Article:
Sunday, December 30, 2018

PA’s Most Penalized, Controversial Natural Gas Pipeline Now In Service- Mariner East 2

Late Saturday evening (December 29), Energy Transfer LP (Sunoco) announced its Mariner East 2 natural gas liquids (NGLs) pipeline is in service, available for both interstate and intrastate service.
The 350-mile NGL pipeline transports domestically produced ethane, propane and butane east from processing plants in Ohio across West Virginia and Pennsylvania to Energy Transfer’s Marcus Hook Industrial Complex in Delaware County, PA, where the NGLs are stored for distribution to local, domestic and waterborne markets.
Mariner East 2 is part of Energy Transfer’s Mariner East system of pipelines designed to provide much-needed NGL takeaway capacity for the Marcellus and Utica Shale production areas in Eastern Ohio, West Virginia and Western Pennsylvania.
The Mariner East 2X pipeline, which parallels Mariner East 2, is expected to be in service in late 2019.
The Mariner East system will provide both operational flexibility and enhanced security of NGL supply from producing areas to key markets in the region and beyond.
Troubled History
DEP has taken high-profile enforcement actions against the Mariner East 2 Pipeline, including collecting a record $12.6 million penalty for water quality and other violations and completely shutting down construction at one point.
The PUC has also taken a number of other actions against the Mariner East Pipelines on construction and safety issues during 2018, including most recently a proposed $225,000 penalty for an ethane/propane leak from Marine East 1.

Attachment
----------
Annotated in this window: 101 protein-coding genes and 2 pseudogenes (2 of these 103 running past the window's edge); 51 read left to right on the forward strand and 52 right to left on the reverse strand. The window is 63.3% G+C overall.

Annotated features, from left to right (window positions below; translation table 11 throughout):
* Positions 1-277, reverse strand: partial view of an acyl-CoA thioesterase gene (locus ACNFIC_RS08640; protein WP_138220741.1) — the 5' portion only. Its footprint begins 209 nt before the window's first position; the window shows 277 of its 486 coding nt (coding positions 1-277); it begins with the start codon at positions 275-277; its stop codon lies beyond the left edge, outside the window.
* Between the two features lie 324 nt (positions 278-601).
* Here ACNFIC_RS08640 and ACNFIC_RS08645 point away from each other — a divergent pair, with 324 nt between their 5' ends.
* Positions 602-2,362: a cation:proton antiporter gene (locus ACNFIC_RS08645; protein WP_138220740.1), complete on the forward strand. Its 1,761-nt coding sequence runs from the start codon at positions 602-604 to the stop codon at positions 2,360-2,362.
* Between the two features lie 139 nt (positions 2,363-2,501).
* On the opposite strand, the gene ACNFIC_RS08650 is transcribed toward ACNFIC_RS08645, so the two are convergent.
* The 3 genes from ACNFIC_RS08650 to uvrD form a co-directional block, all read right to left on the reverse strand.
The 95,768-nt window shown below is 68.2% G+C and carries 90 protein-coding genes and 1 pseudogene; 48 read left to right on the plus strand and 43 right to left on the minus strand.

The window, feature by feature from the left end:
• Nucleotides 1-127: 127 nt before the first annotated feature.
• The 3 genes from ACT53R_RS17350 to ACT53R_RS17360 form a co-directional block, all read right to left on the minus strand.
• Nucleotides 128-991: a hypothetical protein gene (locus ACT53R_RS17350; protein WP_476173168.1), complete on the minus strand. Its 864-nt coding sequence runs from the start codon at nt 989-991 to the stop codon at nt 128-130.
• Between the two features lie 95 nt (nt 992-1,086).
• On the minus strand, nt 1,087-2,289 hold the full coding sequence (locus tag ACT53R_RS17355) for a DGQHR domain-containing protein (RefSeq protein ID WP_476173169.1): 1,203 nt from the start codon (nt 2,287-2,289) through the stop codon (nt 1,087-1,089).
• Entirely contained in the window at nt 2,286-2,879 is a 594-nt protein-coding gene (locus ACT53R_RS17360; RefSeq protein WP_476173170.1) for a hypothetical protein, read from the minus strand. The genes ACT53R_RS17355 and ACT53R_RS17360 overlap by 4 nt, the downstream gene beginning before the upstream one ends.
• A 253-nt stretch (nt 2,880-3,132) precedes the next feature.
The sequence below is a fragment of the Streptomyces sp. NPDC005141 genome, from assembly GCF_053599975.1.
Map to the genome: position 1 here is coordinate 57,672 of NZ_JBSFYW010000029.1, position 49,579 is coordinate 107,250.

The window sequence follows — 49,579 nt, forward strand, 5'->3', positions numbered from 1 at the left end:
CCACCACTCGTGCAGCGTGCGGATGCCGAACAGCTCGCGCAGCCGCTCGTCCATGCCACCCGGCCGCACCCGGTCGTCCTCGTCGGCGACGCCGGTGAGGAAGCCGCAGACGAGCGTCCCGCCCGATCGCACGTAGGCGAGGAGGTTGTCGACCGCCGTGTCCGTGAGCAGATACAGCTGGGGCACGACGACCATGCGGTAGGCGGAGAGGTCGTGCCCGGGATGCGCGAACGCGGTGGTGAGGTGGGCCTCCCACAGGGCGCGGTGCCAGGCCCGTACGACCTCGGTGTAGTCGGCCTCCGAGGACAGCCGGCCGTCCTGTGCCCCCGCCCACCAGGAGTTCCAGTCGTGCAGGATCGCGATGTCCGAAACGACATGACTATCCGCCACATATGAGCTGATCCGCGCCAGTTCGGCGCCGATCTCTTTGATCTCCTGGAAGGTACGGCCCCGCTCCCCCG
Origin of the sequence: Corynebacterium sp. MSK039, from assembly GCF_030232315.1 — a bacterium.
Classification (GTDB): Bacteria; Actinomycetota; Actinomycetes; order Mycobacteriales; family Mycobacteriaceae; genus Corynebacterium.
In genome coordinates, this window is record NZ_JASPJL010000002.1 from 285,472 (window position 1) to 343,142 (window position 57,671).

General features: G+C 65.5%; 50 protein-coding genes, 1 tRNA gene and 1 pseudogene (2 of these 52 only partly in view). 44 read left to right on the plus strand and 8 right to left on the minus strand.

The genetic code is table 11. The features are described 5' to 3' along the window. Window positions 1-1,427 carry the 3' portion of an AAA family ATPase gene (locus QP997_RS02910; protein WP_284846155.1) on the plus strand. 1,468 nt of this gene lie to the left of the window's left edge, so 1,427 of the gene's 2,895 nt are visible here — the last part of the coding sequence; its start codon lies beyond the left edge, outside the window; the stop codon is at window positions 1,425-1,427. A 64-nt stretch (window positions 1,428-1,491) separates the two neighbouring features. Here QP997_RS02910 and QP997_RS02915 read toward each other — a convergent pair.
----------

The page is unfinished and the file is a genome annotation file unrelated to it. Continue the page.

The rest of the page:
A complaint filed with the Public Utility Commission by Sen. Andy Dinniman (D-Chester) on construction and safety issues surrounding the Mariner East 2 Pipeline resulted in a temporary order ceasing construction, but the bulk of the case is still making its way through the Administrative Law Judge process.
The Mariner East 2 Pipeline was the subject of a Senate hearing in March pointed to the need to hold pipeline companies accountable for impacts, providing for the safety of nearby residents and for better regulation of the routes taken by pipelines.
At  a Senate Committee meeting in June, Sen. Don White (R-Indiana) took the highly unusual step of singling out one pipeline company by name.  He said if the issues raised at the Senate hearing are only about one company [Sunoco Mariner East Pipelines] “we should be able to deal with that company and put them out of business.”
A House hearing in July saw both the head of DEP and the vice-chair of the Public Utility Commission say there needs to be a “serious conversation” about how Pennsylvania can have a meaningful role in siting pipelines in the state.
Earlier in December, the District Attorney in Chester County announced he was opening a criminal investigation into Mariner East Pipelines construction practices.
In September, another Energy Transfer LP natural gas pipeline exploded in Beaver County.
The PUC’s investigation of the Beaver County explosion is still active and ongoing.  DEP inspections in November found unreported landslides on the right-of-way and other issues.

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